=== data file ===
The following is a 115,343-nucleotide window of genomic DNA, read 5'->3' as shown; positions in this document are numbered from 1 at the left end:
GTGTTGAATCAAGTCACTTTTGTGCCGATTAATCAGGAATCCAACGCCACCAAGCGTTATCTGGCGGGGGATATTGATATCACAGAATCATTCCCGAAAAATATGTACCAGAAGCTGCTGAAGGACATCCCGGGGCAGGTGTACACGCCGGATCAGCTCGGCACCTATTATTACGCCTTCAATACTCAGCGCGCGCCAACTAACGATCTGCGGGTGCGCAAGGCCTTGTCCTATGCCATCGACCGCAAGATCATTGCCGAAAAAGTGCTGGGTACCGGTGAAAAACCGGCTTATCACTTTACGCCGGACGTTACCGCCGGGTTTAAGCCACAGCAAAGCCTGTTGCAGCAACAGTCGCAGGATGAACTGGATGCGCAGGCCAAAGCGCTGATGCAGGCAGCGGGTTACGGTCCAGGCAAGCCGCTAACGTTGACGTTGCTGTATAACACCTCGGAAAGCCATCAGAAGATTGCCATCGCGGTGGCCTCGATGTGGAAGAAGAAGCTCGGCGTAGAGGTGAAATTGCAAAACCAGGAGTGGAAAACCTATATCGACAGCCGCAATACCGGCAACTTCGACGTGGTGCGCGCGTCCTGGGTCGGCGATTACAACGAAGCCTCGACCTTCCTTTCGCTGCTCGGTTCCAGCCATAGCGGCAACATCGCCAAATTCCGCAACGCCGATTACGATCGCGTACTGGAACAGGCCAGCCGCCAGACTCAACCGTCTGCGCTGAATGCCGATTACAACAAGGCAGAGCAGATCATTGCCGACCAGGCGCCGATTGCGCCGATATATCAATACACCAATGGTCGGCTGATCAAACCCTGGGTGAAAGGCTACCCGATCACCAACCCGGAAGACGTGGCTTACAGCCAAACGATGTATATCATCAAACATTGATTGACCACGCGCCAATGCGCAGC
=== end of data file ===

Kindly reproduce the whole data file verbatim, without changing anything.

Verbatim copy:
The following is a 115,343-nucleotide window of genomic DNA, read 5'->3' as shown; positions in this document are numbered from 1 at the left end:
GTGTTGAATCAAGTCACTTTTGTGCCGATTAATCAGGAATCCAACGCCACCAAGCGTTATCTGGCGGGGGATATTGATATCACAGAATCATTCCCGAAAAATATGTACCAGAAGCTGCTGAAGGACATCCCGGGGCAGGTGTACACGCCGGATCAGCTCGGCACCTATTATTACGCCTTCAATACTCAGCGCGCGCCAACTAACGATCTGCGGGTGCGCAAGGCCTTGTCCTATGCCATCGACCGCAAGATCATTGCCGAAAAAGTGCTGGGTACCGGTGAAAAACCGGCTTATCACTTTACGCCGGACGTTACCGCCGGGTTTAAGCCACAGCAAAGCCTGTTGCAGCAACAGTCGCAGGATGAACTGGATGCGCAGGCCAAAGCGCTGATGCAGGCAGCGGGTTACGGTCCAGGCAAGCCGCTAACGTTGACGTTGCTGTATAACACCTCGGAAAGCCATCAGAAGATTGCCATCGCGGTGGCCTCGATGTGGAAGAAGAAGCTCGGCGTAGAGGTGAAATTGCAAAACCAGGAGTGGAAAACCTATATCGACAGCCGCAATACCGGCAACTTCGACGTGGTGCGCGCGTCCTGGGTCGGCGATTACAACGAAGCCTCGACCTTCCTTTCGCTGCTCGGTTCCAGCCATAGCGGCAACATCGCCAAATTCCGCAACGCCGATTACGATCGCGTACTGGAACAGGCCAGCCGCCAGACTCAACCGTCTGCGCTGAATGCCGATTACAACAAGGCAGAGCAGATCATTGCCGACCAGGCGCCGATTGCGCCGATATATCAATACACCAATGGTCGGCTGATCAAACCCTGGGTGAAAGGCTACCCGATCACCAACCCGGAAGACGTGGCTTACAGCCAAACGATGTATATCATCAAACATTGATTGACCACGCGCCAATGCGCAGC